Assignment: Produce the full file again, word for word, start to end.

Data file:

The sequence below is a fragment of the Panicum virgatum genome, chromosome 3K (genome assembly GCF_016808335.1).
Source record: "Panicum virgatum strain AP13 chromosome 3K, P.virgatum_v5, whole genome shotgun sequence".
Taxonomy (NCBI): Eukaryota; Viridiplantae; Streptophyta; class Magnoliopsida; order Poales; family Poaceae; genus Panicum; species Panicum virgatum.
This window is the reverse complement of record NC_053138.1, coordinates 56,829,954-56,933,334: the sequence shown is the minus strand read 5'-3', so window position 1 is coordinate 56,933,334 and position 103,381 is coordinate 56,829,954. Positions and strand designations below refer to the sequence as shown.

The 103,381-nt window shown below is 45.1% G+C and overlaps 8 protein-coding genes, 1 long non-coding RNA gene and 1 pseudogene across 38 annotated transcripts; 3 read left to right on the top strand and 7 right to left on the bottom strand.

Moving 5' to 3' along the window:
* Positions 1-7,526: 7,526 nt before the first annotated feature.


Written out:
The sequence below is a fragment of the Panicum virgatum genome, chromosome 3K (genome assembly GCF_016808335.1).
Source record: "Panicum virgatum strain AP13 chromosome 3K, P.virgatum_v5, whole genome shotgun sequence".
Taxonomy (NCBI): Eukaryota; Viridiplantae; Streptophyta; class Magnoliopsida; order Poales; family Poaceae; genus Panicum; species Panicum virgatum.
This window is the reverse complement of record NC_053138.1, coordinates 56,829,954-56,933,334: the sequence shown is the minus strand read 5'-3', so window position 1 is coordinate 56,933,334 and position 103,381 is coordinate 56,829,954. Positions and strand designations below refer to the sequence as shown.

The 103,381-nt window shown below is 45.1% G+C and overlaps 8 protein-coding genes, 1 long non-coding RNA gene and 1 pseudogene across 38 annotated transcripts; 3 read left to right on the top strand and 7 right to left on the bottom strand.

Moving 5' to 3' along the window:
* Positions 1-7,526: 7,526 nt before the first annotated feature.